Public Education Trends In Colorado

With diversity at Colorado colleges lacking, the Denver Post reports on the up-and-down enrollment rates at campuses throughout the state.

The article also finds that enrollment at universities is moving to the urban spectrum, while community colleges and rural schools are seeing less students.From the Post:

The state’s 13 two-year community colleges have a total of 17,962 students this fall, down from 19,480 in 2003.

“We live and die by our enrollment,” system president Nancy McCallin said.

Every in-state student is worth $2,580 in state money this year, and 85 percent of the community college state allocation comes in the form of Colorado’s per-student stipend.

The state’s research universities, for the most part, have had significant gains in enrollment over the past four years. The student population at the Colorado School of Mines, for example, jumped from 1,198 in fall 2003 to 1,471 this fall – a 23 percent increase.

While there could by many reasons for the changes, including a supposedly more lucrative job market, population on the Front Range could be playing a role.

Colorado is on track with a national pattern showing enrollment increasing at universities at more than double the rate of community colleges.

Higher education experts also are noticing that urban colleges are gaining students, while rural schools are losing them….

An exception is Mesa State College in Grand Junction, where enrollment has crept up the last few years. President Tim Foster said the school is reaching out to students through online and night courses, plus a special January term.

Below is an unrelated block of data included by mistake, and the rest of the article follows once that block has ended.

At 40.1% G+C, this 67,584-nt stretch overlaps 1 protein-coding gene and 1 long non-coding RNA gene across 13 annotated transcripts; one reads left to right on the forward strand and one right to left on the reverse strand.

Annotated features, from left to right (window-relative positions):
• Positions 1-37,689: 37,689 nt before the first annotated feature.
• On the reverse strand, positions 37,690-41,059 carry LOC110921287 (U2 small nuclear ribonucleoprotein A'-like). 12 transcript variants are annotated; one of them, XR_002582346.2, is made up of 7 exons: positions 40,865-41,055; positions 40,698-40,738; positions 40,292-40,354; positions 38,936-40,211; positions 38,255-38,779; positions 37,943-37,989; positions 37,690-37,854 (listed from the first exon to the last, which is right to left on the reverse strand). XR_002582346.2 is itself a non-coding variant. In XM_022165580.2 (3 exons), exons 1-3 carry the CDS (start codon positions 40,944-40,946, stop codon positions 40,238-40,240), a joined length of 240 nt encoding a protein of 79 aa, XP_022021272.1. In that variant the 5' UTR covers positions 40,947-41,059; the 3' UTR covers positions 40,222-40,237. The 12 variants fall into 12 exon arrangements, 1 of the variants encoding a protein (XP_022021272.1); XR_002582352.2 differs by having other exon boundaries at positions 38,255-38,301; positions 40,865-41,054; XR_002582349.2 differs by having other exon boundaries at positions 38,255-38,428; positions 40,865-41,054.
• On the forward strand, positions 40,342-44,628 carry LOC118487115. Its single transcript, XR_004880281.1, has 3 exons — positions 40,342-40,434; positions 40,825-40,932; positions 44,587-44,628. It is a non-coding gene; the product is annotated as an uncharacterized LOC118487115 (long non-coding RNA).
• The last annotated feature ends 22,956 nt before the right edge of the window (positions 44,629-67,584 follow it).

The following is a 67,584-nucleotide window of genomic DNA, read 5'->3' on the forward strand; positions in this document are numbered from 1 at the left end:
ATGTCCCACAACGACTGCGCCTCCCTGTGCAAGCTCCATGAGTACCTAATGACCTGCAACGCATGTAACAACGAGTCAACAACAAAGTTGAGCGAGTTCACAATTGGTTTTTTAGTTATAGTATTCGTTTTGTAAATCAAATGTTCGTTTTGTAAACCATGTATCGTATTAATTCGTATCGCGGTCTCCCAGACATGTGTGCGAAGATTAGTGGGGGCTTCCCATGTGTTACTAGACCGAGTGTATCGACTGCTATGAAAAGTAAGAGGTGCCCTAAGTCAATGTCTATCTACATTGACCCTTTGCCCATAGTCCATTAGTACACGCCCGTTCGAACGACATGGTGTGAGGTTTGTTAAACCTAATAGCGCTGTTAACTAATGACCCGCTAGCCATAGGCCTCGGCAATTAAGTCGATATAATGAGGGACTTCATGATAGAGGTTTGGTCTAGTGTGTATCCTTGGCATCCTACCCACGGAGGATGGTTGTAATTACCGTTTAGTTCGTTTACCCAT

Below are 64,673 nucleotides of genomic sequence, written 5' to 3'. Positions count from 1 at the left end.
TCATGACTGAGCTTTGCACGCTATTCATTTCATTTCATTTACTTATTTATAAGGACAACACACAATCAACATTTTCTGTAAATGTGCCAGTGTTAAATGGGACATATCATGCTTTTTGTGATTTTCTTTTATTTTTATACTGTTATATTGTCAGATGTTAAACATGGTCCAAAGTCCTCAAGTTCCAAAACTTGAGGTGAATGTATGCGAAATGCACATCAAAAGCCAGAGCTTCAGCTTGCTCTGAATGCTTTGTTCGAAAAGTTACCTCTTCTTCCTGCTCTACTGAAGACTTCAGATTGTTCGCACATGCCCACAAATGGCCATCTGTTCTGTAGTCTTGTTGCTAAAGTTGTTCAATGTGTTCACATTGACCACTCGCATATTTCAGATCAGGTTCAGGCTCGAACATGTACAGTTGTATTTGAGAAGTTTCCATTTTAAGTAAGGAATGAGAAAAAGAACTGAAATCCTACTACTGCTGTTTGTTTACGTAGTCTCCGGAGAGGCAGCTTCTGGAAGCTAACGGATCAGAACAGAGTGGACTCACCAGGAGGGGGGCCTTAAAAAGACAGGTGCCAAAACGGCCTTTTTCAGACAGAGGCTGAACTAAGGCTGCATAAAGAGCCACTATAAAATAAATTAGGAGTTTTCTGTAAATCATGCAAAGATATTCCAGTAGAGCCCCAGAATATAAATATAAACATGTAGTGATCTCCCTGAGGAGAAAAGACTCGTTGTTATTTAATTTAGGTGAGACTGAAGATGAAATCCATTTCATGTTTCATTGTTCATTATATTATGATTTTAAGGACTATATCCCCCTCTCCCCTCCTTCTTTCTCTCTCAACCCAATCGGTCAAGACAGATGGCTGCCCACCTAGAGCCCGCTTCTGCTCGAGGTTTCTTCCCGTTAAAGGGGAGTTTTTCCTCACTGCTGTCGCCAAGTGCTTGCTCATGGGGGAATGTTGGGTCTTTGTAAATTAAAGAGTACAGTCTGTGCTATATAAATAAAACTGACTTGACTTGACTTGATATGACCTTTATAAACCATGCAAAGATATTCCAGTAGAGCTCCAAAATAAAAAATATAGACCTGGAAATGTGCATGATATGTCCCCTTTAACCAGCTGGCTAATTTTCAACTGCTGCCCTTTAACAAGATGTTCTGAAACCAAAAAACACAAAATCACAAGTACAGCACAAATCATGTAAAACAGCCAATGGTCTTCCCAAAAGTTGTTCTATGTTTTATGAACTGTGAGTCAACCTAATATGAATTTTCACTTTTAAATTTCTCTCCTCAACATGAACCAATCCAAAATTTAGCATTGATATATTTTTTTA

Some of the decline in enrollment at rural schools is due in part to Colorado’s expanding population along the Front Range and in resort areas, said Bill Young, director of enrollment management at Mines.

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About the Author

Erin Rosa

Erin Rosa was born in Spain and raised in Colorado Springs. She is a freelance writer currently living in Denver. Rosa's work has been featured in a variety of news outlets including the Huffington Post, Democracy Now!, and the Rocky Mountain Chronicle, an alternative-weekly in Northern Colorado where she worked as a columnist covering the state legislature.

Rosa has received awards from the Society of Professional Journalists for her reporting on lobbying and woman's health issues. She was also tapped with a rare honorable mention award by the Newspaper Guild-CWA's David S. Barr Award in 2008--only the second such honor conferred in its nine-year history--for her investigative series covering the federal government's Supermax prison in the state.

Rosa covers the labor community, corrections, immigration and government transparency matters.

She can be reached at erosa@coloradoindependent.com.

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